In a sense though, all this wine posturing only perpetualizes the saying, “A fool and his money are soon parted.” Of which, all of this goes back to its roots as I have witnessed a lot of silver hairs cough up thousands for nine liters of pre-digested fruit juice. And as a young gun, that makes me very happy to know wine is the great equalizer, financially-speaking. Every lollipop has its sucker.

One last note. I ain’t done yet. While these dorks have already posted their “top 100 wines” for the year as early as August, Woodinville’s calendar is in the middle of release parties right now. How can any self-aggrandizing blowhard claim a ranking of the year’s wines when not all of them have released? Got an early bottle? That’s too bad. The wine likely hasn’t settled yet, as that’s usually the reason a winemaker holds back a wine from release. Wait for the public release, fool.

Thanks to an ultra-shitty heavy workload, you’ll see brief reviews of about 20 wines by year’s end so they qualify for the wineman’s own annual awards. You got it. It’s back. It’s coming. It’s the Woodinville Wine Honors, numero quatro. Start stirring that mulled wine and insert that “A Karen Carpenter Christmas” dvd into your Blu-ray player for what will be a night of fun and surprises! Dean Martin has been rumored to demand hosting this banquet and is willing to rise from the dead just for this one night, along with Henny Youngman and the one-and-only, the irascible Rodney Dangerfield! Oh yeah, get your “105 points, double gold” tickets now before they’re sold out.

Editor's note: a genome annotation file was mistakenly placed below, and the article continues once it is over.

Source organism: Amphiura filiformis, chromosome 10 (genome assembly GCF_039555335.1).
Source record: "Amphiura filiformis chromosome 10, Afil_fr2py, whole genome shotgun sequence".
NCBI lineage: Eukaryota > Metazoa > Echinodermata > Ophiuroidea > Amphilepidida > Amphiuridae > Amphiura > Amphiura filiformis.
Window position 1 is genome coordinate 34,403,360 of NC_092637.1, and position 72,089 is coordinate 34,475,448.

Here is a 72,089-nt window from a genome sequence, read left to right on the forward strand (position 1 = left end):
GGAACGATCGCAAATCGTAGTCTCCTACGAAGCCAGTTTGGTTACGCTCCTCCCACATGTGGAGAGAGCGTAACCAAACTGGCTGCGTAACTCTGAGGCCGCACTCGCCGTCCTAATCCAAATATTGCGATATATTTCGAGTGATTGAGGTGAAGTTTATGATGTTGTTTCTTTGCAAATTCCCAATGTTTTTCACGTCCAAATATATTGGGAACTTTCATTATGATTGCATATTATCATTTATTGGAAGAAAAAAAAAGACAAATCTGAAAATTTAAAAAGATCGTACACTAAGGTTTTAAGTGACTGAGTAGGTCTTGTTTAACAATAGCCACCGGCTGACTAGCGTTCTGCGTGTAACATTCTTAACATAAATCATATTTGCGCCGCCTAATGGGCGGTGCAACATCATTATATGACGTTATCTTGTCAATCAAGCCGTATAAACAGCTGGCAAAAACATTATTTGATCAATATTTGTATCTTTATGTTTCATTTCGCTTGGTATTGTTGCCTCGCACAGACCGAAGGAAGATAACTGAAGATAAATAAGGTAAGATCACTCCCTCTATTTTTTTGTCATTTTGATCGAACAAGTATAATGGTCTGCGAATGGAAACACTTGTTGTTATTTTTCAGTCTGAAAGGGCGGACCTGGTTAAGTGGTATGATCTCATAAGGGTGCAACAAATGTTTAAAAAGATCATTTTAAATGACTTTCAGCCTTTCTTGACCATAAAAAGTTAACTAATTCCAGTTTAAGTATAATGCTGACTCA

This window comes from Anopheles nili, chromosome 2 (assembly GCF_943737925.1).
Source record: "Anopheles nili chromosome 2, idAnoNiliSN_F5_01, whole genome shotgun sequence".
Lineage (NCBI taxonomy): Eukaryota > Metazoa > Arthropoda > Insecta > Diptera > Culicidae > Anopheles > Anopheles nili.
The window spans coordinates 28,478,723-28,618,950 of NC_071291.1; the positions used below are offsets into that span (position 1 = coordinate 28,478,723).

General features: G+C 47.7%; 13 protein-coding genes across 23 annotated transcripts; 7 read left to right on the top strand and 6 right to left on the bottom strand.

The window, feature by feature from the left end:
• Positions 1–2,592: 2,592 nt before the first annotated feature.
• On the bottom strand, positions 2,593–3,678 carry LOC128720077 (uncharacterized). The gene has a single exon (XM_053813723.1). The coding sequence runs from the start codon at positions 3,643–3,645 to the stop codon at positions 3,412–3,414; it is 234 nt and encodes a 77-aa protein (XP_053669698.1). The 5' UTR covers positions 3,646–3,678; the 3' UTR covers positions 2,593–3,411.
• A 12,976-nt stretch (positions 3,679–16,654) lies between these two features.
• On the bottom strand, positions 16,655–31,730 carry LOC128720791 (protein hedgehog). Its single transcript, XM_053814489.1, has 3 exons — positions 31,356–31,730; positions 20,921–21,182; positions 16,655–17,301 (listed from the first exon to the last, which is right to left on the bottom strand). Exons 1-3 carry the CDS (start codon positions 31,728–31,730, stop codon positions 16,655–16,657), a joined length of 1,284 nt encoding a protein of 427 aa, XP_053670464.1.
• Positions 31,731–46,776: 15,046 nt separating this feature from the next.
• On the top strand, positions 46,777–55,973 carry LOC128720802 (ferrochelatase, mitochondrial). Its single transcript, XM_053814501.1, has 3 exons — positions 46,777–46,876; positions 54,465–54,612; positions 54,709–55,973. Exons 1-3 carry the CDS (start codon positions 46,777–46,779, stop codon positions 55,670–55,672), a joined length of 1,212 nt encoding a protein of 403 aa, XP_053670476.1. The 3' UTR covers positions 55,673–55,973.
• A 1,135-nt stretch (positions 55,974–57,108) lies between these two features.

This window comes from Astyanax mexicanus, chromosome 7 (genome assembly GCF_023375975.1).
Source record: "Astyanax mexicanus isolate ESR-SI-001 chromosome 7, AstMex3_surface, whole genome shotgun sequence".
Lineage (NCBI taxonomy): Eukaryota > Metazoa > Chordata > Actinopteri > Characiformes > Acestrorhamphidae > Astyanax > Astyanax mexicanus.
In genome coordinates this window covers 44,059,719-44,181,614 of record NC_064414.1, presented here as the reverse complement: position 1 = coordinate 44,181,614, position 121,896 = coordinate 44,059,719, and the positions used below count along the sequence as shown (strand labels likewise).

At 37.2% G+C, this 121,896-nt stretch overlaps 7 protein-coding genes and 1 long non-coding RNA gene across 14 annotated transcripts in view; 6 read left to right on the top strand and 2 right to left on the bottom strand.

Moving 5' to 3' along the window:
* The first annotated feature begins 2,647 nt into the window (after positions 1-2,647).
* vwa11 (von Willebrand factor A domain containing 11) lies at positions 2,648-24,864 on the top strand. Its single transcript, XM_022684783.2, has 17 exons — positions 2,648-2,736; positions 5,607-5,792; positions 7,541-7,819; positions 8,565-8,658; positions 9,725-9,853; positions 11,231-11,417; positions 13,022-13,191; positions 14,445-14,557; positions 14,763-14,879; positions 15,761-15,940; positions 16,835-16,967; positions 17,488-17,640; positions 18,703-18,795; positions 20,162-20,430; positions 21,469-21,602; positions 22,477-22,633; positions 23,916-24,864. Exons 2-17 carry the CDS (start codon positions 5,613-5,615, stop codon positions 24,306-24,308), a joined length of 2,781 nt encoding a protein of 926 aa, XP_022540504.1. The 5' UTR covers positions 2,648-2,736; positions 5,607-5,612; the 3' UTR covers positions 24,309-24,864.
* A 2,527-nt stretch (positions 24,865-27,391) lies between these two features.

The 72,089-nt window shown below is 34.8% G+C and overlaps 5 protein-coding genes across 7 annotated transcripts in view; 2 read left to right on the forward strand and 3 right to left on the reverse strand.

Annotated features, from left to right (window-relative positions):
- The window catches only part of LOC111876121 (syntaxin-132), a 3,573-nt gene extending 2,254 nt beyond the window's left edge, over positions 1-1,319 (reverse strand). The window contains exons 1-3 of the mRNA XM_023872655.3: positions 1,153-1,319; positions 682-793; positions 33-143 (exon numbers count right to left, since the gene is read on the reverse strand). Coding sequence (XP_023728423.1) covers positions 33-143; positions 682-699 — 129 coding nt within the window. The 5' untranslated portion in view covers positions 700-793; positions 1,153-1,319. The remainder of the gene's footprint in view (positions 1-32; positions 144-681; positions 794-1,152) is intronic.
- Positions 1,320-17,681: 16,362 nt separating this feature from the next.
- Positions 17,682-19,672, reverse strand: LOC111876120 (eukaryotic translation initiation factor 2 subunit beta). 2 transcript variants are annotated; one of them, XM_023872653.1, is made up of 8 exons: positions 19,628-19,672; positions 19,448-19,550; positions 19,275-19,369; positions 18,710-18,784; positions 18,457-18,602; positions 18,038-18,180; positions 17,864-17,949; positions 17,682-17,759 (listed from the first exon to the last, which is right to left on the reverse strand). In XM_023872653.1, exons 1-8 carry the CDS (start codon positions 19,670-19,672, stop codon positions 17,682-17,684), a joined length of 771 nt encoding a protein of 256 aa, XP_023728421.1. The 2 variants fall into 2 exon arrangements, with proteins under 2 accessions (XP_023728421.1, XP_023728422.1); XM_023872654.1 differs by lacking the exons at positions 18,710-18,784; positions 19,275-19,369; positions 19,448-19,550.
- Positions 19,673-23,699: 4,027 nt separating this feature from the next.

To the wine.

Food pairing was pork tenderloin. The wine was not the ending I anticipated after enjoying earlier efforts. Meh.

Tasted at 55-66 degrees on the IR temp gun. Color: Jolly Rancher grape. Nose: strawberry, dark cherry clossom, Red Whips. Mouthfeel: light. Tail trail: 8 seconds. Flavors: strawberry, pink cherry, sugar-free cotton candy, slight alcohol sting on the back end. Not my idea of a Thanksgiving wine.

Alcohol: 14.5% (guessed 14.2%). 200 cases. Yakima Valley AVA. Estate grown and bottled. Power: 2/5. Balance: 2/5. Depth: 2/5. Finesse: 3/5. Rated: 89. Value: $18. Paid: $18. Music pairing: “Goodbye Goodbye” by Oingo Boingo. This is WAwineman… uncorked, uneducated but not uncouth.

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2 Responses to Olsen Estates 2009 Vineyard Select grenache

  1. Winemaker of Mass Destruction says:

    Yeah Cougs are lame dude. However, seeing that Oregon finally lost yesterday and Kansas St as well, it make me feel better about my teams.